pianist's hand at the keyboard“Creativity requires the courage to let go of certainties.”
–Erich Fromm, psychologist and author

Is there a state of mind more adverse to creativity than rigid certainty? I doubt it.

To create, we have to generate ideas that take us beyond the familiar confines of certitude.

Whether we’re composing, practicing, writing, devising promotional strategies or whatever, we have to ask open-ended questions along the lines of, “What might happen if . . . ?”

Then, we need the courage to explore our ideas amid the tangles of uncertainty.

Mental Grooves

Often, though, as we explore, our mental flexibility can dwindle, limiting our creative options due to habits of thought that we inadvertently pick up.

For instance, if we invent a melody to companion a lyric, then, when we think of that lyric again, the melody we invented tends to stick in our minds, even if we dislike it and want to compose a different one.

Similarly, in the practice room, we might try out several ways to interpret a musical passage, and then, in subsequent days, find ourselves falling into predictable expressive patterns.

The main reason for this conceptual narrowing is that, when we spawn a thought, we establish a mental groove of sorts. Thereafter, the instant we orient toward that same notion, our thoughts stream down a pre-cut mental channel.

But we can counteract this restrictive tendency.

One way is to collaborate with diverse people; another is to use thinking tools that open up new conceptual pathways.

Scamper Out of Habitual Thinking

Among these thinking tools is one developed by Bob Eberle known as SCAMPER.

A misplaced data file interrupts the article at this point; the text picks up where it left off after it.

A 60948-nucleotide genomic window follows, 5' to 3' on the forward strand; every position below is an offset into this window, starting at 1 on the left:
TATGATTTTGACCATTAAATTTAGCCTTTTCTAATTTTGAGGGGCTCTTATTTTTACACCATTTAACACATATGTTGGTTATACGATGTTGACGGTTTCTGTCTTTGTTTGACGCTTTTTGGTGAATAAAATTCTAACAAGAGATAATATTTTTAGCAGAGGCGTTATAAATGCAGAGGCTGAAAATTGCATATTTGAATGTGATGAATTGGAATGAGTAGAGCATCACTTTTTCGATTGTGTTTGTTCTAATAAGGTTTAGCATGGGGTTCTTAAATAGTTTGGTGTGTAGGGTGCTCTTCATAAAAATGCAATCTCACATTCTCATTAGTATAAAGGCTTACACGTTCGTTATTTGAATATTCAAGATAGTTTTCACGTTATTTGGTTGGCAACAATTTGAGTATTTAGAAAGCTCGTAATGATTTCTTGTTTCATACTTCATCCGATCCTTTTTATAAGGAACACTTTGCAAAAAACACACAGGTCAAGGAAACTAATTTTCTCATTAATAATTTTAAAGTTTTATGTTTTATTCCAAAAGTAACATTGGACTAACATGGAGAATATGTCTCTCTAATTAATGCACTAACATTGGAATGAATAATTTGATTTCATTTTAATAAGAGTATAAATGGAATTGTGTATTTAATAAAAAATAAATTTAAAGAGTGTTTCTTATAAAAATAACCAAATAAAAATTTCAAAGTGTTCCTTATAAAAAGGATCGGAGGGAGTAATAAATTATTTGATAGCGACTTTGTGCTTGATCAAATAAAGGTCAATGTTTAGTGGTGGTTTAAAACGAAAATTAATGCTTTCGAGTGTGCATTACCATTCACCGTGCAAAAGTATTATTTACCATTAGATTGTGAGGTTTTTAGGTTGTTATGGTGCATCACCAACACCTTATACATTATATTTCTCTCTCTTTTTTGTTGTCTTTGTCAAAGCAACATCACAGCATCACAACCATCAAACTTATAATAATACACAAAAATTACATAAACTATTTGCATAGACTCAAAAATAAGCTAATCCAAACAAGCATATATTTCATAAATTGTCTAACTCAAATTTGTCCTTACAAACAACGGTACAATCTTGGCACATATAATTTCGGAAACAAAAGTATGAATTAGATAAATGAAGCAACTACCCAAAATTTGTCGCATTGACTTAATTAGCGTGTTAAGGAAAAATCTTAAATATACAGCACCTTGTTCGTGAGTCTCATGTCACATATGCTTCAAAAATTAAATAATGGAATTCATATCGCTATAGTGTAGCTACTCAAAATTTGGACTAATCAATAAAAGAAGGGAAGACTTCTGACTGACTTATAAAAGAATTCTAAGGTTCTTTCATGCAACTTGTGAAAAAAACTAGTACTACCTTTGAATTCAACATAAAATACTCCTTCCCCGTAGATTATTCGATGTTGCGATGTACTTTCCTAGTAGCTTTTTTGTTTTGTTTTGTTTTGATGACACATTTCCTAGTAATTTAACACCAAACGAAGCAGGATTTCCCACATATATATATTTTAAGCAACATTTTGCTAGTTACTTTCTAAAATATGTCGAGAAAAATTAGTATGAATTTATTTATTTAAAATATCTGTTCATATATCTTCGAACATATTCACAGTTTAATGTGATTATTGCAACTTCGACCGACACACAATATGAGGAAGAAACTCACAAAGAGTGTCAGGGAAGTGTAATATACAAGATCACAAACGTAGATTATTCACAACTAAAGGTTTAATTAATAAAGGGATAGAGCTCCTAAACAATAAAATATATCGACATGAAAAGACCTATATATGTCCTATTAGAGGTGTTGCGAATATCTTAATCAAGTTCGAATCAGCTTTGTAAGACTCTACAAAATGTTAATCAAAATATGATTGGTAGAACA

When you want to break out of mental habits, solve creative problems, and stimulate fresh thinking, experiment with the following techniques:

S – Substitute: Switch one idea for another.

C – Combine: Merge themes or ideas.

A – Adapt: Rework a riff or an idea to serve a new function.

M – Modify: Change things like register, tone, rhythm, instrumentation.

P – Put to another use: E.g., use an opening idea in a closing section.

E – Eliminate: Cut out material, either temporarily or permanently.

R – Reverse: Flip around rhythmic or melodic shapes in a composition; invert interpretive habits.

Two quick illustrations:The Musician's Way book cover

  1. If you commonly crescendo to dramatic high points in phrases, try reversing that approach once in a while – drop to a softer level mid-phrase or as the intensity peaks.
  2. If a melody you compose lacks overall impact, try combining elements of it with ingredients from other tunes that you make up.

The applications of this tool are limitless, and so is our artistic potential when we relinquish the comforts of certainty and adventure beyond our conventional habits.

The Musician’s Way explores abundant ways to heighten creativity, especially in “Solving Problems” (p. 54-70), “Committing to the Creative Process” (p. 109-112) ,and “Boosting Creativity (p. 309-314).

© 2011 Gerald Klickstein
Photo © grafvision, licensed from Shutterstock.com